So the husband did a bike tour a few years ago. I posted it on my old blog, but I wanted to share it with you here because he is an AMAZING writer. In college, he met a fellow biker/poet/beer drinker/brewer/all-around-amazing-red-head named Esteban. After we all graduated college, they both wanted to go on a bike trip down Pacific Coast Highway from San Francisco. Their original plan was go to from San Fran to San Diego in a week. However… Shit happens.
We dropped them off in San Francisco on June 23rd 2013. And here’s his story.
The Wall: or how I stopped worrying and learned to love the tour.
By James Maya
–Sunday, June 23rd, 2013. This is a day that I can define on who I was as a person and my exact outlook on life. I knew anything was possible, since, hey, I had just graduated with some of my best friends from college, had quit my job in which I was thoroughly dissatisfied with, and had the craziest and best friend a guy can ask for. Two at that, my fiancée, Laurette and Esteban. Esteban, who is just as crazy as I am, because he agreed to come along on this crazy adventure.
Every day after that day, I was a completely different person.
Back to Sunday. Sunday was a fun drive going up Interstate 5 and going into San Francisco. It was sunny in Southern California, but we quickly discovered that it was not as sunny in San Francisco. We had met up with a friend who lived in Berkeley, California and just graduated from University of California, Berkeley. Browly is his name, and he told Esteban and I we were crazy. “We know we are.” “No, you’re CRAZY. This is the only time of the year that it gets like this and will be like this for the next couple of days.” The forecast was rainy. And wet. Great. Too late now to turn back. We had everything packed and ready to go for the next day. So that was that, we enjoyed a nice dinner with an old friend and went back to the hotel to get a good night’s sleep.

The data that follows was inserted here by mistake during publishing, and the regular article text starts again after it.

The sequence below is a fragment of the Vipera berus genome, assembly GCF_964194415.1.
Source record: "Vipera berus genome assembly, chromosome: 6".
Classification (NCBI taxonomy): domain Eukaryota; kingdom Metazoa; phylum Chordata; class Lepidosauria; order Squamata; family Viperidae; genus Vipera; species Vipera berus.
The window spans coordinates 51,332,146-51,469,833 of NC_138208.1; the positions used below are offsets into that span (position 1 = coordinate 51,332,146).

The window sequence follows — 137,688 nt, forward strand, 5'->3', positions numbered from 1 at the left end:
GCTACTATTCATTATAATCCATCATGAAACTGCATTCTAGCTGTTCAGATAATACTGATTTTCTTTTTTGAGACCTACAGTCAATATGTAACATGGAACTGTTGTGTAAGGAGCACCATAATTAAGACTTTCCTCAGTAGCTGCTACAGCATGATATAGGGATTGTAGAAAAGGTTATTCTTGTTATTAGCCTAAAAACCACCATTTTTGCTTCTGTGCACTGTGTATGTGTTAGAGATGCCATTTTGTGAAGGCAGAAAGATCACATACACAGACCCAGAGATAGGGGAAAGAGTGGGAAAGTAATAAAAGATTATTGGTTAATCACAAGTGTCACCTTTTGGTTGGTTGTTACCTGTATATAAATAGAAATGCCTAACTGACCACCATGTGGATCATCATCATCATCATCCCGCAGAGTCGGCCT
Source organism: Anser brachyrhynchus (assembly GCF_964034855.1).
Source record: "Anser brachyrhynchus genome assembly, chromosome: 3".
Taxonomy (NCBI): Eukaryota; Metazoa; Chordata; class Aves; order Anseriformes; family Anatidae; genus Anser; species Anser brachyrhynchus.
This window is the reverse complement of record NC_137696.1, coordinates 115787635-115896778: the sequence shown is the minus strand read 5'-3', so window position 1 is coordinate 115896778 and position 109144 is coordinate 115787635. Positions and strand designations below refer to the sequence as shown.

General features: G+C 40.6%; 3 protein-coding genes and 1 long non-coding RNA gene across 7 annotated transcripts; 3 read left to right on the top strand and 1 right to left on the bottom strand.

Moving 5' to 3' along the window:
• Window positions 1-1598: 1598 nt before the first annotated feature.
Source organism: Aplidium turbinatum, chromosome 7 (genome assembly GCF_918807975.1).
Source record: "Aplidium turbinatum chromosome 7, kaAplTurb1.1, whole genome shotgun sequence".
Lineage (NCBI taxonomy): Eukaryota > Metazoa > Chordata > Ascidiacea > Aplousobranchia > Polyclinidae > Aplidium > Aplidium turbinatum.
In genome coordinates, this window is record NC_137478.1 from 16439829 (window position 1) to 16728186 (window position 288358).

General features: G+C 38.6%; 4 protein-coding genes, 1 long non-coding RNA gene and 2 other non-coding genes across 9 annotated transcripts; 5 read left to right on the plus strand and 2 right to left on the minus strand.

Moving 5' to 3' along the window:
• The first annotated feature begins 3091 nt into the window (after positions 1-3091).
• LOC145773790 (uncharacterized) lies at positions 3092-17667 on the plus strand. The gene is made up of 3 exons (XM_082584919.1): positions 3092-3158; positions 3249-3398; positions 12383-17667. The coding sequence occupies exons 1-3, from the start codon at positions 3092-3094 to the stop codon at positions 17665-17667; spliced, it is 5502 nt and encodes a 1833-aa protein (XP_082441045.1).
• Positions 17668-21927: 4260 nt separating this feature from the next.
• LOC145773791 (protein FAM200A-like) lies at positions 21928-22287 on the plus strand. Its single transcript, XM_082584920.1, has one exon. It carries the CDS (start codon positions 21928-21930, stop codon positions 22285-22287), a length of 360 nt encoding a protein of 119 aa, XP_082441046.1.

-We woke on Monday, June 24th, 2013. I felt like a child on Christmas morning. I knew that big things were coming, but nothing could have anticipated me for what was about to come. We got off to a late start. We ate a good breakfast at IHOP, had our morning coffee, and said our good-byes to my fiancée and her mother. Cindy came along because the fiancée doesn’t like long car rides home alone from dropping me off and she assures her that I am not going to get hit by a car. But I digress.
We left from the Golden Gate Bridge at around 1 o’clock. And we never looked back.
We got off to our tour to a good start. I think it was good because we were so excited. The hills didn’t bug us too bad in San Francisco, but good weather is something that was to be desired. The weather was against us. Instead of the usual wind hitting our backs, a storm blew in and was blowing toward the North. That is difficult when you are being completely self-supported and carrying everything with you on your bike. We stopped right before Daly City and met this man who was from Montreal touring the West Coast for the first time. He said, “It’s my first time here, and all I get is terrible weather and hear construction 24/7.” Poor chap. I hope the rest of his tour went better than ours.
Daly City was very hilly. And by very hilly, it had one giant hill that we had to get past. That down hill was an absolute blast. I adopted a saying on this tour. “Every uphill has an equal and greater downhill.” I love saying that, and that helped me quite a few times in the saddle. We rode on a bit more, but the weather was getting worse by the hour and we didn’t make much progress on our first day. There was a place that got to us, and we later learned the name of it; Devil’s Slide. And this was true. It was a nightmare to get up with no bike lane going up and trucks screaming past us. Although, they had just opened up a tunnel that cut that pass in half, so I was grateful for that. We stopped for a photo op, and again, Esteban had to clean out his cleats. He decided to tour with cleats whereas I just opted for some old raggedy slip-ons.